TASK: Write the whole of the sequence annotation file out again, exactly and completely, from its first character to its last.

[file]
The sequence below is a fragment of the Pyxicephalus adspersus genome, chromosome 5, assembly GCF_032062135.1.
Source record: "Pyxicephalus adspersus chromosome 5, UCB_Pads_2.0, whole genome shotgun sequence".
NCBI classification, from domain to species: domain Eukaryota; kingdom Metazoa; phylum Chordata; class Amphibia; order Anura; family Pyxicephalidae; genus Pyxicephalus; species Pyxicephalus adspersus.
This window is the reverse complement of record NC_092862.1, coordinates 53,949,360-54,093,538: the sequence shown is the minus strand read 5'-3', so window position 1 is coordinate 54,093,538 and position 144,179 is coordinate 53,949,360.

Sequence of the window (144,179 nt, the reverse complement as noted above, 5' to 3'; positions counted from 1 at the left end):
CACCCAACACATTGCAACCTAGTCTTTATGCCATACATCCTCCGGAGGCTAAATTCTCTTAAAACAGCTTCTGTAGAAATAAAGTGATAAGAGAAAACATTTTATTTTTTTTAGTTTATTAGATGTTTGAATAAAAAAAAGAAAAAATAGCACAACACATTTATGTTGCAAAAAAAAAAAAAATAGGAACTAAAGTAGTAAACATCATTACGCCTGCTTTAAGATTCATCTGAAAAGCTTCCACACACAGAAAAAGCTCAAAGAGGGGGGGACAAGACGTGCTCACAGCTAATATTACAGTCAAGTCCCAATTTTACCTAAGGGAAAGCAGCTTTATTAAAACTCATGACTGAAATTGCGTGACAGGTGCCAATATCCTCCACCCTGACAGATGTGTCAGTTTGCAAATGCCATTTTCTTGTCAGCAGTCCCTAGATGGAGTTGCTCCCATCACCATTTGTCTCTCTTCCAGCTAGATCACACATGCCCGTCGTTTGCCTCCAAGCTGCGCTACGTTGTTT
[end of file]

The sequence below is a fragment of the Pyxicephalus adspersus genome, chromosome 5, assembly GCF_032062135.1.
Source record: "Pyxicephalus adspersus chromosome 5, UCB_Pads_2.0, whole genome shotgun sequence".
NCBI classification, from domain to species: domain Eukaryota; kingdom Metazoa; phylum Chordata; class Amphibia; order Anura; family Pyxicephalidae; genus Pyxicephalus; species Pyxicephalus adspersus.
This window is the reverse complement of record NC_092862.1, coordinates 53,949,360-54,093,538: the sequence shown is the minus strand read 5'-3', so window position 1 is coordinate 54,093,538 and position 144,179 is coordinate 53,949,360.

Sequence of the window (144,179 nt, the reverse complement as noted above, 5' to 3'; positions counted from 1 at the left end):
CACCCAACACATTGCAACCTAGTCTTTATGCCATACATCCTCCGGAGGCTAAATTCTCTTAAAACAGCTTCTGTAGAAATAAAGTGATAAGAGAAAACATTTTATTTTTTTTAGTTTATTAGATGTTTGAATAAAAAAAAGAAAAAATAGCACAACACATTTATGTTGCAAAAAAAAAAAAAATAGGAACTAAAGTAGTAAACATCATTACGCCTGCTTTAAGATTCATCTGAAAAGCTTCCACACACAGAAAAAGCTCAAAGAGGGGGGGACAAGACGTGCTCACAGCTAATATTACAGTCAAGTCCCAATTTTACCTAAGGGAAAGCAGCTTTATTAAAACTCATGACTGAAATTGCGTGACAGGTGCCAATATCCTCCACCCTGACAGATGTGTCAGTTTGCAAATGCCATTTTCTTGTCAGCAGTCCCTAGATGGAGTTGCTCCCATCACCATTTGTCTCTCTTCCAGCTAGATCACACATGCCCGTCGTTTGCCTCCAAGCTGCGCTACGTTGTTT